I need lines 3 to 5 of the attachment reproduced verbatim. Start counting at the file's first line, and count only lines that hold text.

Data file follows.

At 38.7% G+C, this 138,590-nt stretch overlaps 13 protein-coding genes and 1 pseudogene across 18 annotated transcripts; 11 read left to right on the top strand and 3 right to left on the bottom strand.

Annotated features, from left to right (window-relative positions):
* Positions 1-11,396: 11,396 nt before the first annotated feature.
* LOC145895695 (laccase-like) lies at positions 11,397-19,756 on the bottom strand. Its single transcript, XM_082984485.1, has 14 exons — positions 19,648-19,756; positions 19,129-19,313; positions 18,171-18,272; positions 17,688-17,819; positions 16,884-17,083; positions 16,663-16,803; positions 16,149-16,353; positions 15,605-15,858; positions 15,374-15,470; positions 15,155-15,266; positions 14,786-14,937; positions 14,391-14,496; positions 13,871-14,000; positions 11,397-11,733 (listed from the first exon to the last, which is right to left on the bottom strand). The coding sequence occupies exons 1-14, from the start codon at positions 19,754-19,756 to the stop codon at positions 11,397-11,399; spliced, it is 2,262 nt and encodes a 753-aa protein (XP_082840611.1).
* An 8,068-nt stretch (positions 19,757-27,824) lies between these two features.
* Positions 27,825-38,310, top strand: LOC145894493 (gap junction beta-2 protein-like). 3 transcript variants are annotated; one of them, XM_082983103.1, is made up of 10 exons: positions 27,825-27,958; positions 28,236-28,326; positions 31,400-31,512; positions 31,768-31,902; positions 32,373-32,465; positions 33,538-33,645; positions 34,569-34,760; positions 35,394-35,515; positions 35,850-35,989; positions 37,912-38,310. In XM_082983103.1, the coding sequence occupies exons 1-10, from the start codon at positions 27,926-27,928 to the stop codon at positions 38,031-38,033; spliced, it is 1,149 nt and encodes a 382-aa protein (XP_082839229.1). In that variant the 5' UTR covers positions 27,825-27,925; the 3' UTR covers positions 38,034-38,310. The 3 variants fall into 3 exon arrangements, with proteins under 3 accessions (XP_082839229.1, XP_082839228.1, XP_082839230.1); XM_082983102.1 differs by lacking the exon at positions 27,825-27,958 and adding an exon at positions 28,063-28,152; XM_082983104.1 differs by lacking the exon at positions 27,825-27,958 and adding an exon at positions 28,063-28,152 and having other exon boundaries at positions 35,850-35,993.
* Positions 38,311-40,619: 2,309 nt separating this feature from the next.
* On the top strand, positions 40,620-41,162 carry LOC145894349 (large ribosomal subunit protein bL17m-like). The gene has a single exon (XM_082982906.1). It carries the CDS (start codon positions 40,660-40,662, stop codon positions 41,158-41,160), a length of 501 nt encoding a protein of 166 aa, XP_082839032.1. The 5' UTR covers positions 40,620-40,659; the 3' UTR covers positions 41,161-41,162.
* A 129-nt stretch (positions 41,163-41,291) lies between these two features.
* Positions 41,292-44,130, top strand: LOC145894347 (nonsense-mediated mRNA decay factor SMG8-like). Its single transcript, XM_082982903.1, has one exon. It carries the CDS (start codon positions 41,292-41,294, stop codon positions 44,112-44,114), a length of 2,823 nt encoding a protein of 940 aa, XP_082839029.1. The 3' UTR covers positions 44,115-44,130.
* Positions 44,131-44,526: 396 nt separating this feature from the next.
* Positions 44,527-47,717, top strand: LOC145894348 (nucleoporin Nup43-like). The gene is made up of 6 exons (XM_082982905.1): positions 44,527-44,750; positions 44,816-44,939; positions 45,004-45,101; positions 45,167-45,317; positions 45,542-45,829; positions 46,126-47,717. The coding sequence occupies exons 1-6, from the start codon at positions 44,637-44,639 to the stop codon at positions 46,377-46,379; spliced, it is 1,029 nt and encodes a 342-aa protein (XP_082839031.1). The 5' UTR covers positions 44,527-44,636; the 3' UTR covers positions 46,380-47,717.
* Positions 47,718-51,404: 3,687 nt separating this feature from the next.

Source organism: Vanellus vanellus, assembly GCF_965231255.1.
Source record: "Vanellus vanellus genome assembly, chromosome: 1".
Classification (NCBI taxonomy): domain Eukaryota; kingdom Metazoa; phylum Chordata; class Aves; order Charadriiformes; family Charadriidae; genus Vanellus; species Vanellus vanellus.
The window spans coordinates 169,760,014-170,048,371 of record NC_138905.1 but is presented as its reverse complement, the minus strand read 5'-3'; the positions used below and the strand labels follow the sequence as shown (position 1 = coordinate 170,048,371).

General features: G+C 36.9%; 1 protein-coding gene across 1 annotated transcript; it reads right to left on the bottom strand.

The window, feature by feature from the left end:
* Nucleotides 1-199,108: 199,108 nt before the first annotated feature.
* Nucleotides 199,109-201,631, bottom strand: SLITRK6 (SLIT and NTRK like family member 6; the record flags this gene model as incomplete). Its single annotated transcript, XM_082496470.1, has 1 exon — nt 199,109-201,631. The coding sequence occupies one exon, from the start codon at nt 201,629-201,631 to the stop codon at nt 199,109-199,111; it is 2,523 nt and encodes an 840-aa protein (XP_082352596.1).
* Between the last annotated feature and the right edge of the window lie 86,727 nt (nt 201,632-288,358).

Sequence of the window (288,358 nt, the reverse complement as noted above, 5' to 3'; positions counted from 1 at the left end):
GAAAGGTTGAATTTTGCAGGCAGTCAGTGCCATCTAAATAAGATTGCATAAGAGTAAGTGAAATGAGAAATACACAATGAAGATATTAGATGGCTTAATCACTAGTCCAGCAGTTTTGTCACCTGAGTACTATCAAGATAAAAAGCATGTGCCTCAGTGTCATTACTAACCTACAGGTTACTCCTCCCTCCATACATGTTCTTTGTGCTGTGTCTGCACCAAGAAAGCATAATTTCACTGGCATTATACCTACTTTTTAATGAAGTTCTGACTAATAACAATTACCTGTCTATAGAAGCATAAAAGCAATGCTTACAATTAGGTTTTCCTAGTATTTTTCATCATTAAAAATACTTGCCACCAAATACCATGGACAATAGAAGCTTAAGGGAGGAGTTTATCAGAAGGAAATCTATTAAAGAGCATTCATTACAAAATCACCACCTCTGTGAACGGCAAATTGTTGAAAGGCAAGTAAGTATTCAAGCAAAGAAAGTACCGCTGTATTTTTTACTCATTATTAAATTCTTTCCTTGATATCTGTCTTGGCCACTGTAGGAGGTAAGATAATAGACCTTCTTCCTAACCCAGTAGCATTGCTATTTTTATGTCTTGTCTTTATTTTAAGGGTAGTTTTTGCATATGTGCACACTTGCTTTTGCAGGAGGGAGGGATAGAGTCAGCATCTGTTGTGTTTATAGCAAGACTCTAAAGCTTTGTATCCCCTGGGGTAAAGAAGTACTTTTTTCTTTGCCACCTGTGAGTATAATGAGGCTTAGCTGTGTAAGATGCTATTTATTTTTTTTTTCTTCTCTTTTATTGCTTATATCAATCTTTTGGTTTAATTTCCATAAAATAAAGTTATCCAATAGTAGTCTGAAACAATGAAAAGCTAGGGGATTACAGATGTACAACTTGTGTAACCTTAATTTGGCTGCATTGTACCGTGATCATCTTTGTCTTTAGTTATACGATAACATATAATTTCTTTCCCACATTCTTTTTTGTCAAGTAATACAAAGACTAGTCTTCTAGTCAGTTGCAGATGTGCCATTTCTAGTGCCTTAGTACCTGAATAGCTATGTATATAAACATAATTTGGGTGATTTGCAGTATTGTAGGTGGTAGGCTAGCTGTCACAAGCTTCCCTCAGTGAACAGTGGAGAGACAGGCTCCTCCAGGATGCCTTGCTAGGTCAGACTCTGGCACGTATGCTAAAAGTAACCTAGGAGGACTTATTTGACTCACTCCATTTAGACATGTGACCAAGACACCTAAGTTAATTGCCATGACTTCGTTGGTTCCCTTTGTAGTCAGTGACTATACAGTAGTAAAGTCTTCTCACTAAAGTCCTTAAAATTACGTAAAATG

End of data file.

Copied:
* Positions 1-11,396: 11,396 nt before the first annotated feature.
* LOC145895695 (laccase-like) lies at positions 11,397-19,756 on the bottom strand. Its single transcript, XM_082984485.1, has 14 exons — positions 19,648-19,756; positions 19,129-19,313; positions 18,171-18,272; positions 17,688-17,819; positions 16,884-17,083; positions 16,663-16,803; positions 16,149-16,353; positions 15,605-15,858; positions 15,374-15,470; positions 15,155-15,266; positions 14,786-14,937; positions 14,391-14,496; positions 13,871-14,000; positions 11,397-11,733 (listed from the first exon to the last, which is right to left on the bottom strand). The coding sequence occupies exons 1-14, from the start codon at positions 19,754-19,756 to the stop codon at positions 11,397-11,399; spliced, it is 2,262 nt and encodes a 753-aa protein (XP_082840611.1).
* An 8,068-nt stretch (positions 19,757-27,824) lies between these two features.